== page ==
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dumbfoundry

Poetry news, poetry blogs, poetry magazines, poetry journals, poetry sites, poetry links, etc.

Wednesday, October 31, 2007
Anthology deadline extension - southeast asian literature project:
The call for submissions is open to Southeast Asian writers and translators under 40 years old. The anthology will focus on works dealing with contemporary themes, or employing new forms in poetry; prose (fiction, travelogues, essays, blogs, text, etc); drama (one-act plays, short screen/teleplays); graphic arts and comics (under 30 pages long); and everything in between—literary experiments as well as genre works (horror, sci-fi, fantasy, etc, or combinations thereof). Works must be limited to 8,000 words and must be in English (translations must be accompanied by the original text). Previously published works are also welcome.
[...]
The deadline has been extended to 8 November 2007 for the following countries: Brunei, Burma, Cambodia, Laos, Timor Leste, and for Southeast Asians based abroad.

Tuesday, October 30, 2007
Succour:
The theme for the Spring/Summer 2008 issue will be Animals. Potential contributors are invited to respond to the titles we suggest in as wilful or oblique a manner as they desire.

The deadline for submissions to Animals is 20 February 2008.

Please send your work in Word format documents, with a limit of 3500 words (fiction) or 250 lines (poetry).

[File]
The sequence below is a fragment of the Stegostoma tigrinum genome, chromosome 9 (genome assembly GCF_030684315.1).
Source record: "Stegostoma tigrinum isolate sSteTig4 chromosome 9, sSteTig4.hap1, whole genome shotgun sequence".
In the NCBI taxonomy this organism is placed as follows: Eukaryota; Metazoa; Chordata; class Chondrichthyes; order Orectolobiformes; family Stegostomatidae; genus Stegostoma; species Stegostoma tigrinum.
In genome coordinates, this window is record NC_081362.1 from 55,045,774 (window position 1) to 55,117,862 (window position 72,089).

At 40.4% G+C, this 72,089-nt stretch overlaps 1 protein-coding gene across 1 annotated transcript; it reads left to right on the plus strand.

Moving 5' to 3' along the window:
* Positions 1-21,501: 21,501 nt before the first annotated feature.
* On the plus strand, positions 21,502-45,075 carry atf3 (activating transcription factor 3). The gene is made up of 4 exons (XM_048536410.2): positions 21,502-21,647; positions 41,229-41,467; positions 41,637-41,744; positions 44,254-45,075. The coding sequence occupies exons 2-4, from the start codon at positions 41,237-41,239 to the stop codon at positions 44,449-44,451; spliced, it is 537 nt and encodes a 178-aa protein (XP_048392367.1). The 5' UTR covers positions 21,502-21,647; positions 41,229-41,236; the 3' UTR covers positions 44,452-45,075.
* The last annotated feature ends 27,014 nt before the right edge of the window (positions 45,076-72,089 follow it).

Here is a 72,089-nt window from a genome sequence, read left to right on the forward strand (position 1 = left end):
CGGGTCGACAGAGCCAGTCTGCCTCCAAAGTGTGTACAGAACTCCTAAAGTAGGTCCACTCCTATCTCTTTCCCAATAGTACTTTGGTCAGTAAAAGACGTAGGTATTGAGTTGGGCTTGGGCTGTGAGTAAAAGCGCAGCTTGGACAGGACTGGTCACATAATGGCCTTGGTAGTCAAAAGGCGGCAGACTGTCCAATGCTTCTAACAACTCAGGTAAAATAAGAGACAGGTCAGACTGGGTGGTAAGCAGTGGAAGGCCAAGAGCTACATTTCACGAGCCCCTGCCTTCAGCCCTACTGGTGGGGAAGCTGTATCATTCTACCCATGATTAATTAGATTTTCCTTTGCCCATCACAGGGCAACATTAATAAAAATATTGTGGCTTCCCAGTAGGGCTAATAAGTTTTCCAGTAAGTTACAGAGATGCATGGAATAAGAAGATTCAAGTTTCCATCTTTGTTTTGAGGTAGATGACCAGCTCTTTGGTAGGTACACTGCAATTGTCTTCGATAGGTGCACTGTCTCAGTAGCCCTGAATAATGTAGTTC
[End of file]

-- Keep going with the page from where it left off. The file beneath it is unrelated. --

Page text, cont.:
Monday, October 29, 2007
Vancouver Cherry Blossom Festival 2008 International Haiku Invitational [Canada]:
We invite poets from around the world to submit ONE unpublished haiku on the theme of cherry blossoms. Submissions must be received by December 19, 2007.

Friday, October 26, 2007
Stone Table Review is fresh.

Solitary Woman in a Glass House:
It’s fascinating to watch artists respond to Dickinson’s work: playwrights, choreographers, letterpress artisans, visual artists, and yurt builders have used Dickinson’s poems as a springboard for their own creativity. Now through November 29, the AIA Gallery in Baltimore presents architectural renderings by Don Cook that use Dickinson’s poems as their foundation (quite literally).

Wednesday, October 24, 2007
Sink Review is fresh.

Monday, October 22, 2007
[GROWLING SOFTLY]:
[GROWLING SOFTLY] is a chapbook-sized, ribbon-bound poetry magazine, edited & designed by Blood Pudding Press and starring poetry by the following delicious writers:

Jill Alexander Essbaum — Misti Rainwater - Lites — Kenneth Pobo — Melissa Crowe — murmurists — Kyle Simonsen — Luc Simonic — Christine Hamm — Sara Mumulo — Mary Alexandra Agner-- Michalle Gould — Amber Nelson — Kristy Bowen — Juliet Cook — Elisa Gabbert — Todd Heldt -- Nikol Raquel Polidoro — John Rocco — Melissa Culbertson — Derek Motion — T.A. Noonan — Matina Stamatakis — Pablo Joaquin Lopez — Stephen Morse — Victor D. Infante — Rachel Lisi — Peg Duthie — Shelley Nation
[from press release]

Monday, October 15, 2007